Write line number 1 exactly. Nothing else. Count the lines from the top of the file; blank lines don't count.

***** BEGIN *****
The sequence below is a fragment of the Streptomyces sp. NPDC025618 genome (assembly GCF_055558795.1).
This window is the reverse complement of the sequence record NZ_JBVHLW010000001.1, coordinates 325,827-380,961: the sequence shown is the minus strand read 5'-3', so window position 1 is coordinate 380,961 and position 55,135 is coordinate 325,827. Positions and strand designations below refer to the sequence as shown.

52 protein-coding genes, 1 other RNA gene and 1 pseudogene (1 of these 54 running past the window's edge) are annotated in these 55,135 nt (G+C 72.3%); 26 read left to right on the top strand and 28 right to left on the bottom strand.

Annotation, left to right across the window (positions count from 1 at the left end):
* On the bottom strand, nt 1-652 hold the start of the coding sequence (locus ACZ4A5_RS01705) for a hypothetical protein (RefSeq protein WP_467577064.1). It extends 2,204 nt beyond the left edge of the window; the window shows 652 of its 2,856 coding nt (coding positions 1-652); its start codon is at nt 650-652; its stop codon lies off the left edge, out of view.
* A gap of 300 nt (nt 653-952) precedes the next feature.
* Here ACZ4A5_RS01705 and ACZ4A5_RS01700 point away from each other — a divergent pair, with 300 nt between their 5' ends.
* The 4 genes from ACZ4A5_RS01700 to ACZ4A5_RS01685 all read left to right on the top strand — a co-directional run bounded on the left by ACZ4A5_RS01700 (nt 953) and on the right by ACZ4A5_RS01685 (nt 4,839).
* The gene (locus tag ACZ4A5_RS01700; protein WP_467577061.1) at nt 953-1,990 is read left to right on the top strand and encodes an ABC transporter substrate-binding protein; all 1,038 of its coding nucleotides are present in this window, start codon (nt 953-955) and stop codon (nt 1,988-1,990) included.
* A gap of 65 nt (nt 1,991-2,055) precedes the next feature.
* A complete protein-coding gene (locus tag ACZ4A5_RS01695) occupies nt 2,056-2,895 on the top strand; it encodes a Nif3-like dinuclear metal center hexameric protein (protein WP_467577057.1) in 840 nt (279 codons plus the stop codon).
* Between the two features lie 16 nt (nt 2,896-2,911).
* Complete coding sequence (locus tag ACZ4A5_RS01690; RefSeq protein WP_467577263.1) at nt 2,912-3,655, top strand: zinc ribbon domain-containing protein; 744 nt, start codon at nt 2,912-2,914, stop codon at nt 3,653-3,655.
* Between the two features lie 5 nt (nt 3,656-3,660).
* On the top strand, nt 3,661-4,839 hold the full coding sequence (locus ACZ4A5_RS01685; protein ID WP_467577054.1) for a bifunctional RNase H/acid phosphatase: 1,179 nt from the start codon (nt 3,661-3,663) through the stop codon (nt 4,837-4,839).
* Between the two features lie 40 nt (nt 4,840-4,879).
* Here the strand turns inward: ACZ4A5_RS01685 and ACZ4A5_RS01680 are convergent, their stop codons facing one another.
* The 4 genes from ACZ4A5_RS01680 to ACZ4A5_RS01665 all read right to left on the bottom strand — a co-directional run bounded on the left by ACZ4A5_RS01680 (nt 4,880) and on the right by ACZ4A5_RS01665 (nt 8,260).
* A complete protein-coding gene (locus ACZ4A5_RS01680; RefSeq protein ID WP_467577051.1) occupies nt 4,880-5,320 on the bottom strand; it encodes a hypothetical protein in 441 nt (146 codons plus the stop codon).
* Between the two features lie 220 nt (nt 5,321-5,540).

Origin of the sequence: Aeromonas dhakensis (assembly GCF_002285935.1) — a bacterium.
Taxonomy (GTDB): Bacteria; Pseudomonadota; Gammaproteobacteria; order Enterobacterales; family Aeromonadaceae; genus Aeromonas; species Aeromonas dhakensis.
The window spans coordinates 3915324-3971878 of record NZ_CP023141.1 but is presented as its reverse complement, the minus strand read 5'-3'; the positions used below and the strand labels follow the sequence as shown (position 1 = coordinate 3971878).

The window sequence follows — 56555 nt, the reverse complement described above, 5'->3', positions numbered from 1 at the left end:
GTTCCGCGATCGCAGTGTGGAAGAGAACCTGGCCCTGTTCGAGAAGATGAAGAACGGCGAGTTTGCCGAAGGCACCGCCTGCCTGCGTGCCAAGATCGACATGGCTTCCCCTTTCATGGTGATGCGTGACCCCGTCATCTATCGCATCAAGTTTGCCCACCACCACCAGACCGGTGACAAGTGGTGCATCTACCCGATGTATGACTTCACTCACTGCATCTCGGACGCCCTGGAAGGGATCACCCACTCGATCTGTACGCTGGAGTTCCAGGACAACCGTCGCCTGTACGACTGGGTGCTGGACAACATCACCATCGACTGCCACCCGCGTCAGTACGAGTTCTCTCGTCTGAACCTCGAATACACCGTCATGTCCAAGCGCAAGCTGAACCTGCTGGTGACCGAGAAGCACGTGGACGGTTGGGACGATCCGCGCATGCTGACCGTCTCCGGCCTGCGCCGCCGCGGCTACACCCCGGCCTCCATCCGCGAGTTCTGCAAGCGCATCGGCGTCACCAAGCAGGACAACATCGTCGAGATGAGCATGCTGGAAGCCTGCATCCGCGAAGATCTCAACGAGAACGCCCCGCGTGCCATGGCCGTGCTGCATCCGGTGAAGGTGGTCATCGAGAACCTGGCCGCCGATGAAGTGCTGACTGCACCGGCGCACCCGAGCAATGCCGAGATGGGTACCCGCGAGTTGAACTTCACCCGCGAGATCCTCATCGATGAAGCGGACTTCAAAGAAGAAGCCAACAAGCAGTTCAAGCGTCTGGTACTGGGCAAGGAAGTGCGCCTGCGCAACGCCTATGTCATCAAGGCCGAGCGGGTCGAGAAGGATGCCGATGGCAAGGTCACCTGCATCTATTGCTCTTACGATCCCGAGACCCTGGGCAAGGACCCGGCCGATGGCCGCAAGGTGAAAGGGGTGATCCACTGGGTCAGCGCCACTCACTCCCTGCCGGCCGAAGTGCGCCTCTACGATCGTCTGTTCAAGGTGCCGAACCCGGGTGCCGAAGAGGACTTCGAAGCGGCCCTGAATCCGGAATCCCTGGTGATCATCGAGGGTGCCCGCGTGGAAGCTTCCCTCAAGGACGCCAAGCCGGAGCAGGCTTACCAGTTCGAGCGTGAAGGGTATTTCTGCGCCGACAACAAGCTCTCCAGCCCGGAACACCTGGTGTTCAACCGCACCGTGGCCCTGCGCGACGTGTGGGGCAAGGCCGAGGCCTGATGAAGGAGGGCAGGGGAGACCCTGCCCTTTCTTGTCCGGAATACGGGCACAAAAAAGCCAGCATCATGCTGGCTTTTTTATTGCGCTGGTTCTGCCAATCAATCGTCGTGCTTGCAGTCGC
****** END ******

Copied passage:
The sequence below is a fragment of the Streptomyces sp. NPDC025618 genome (assembly GCF_055558795.1).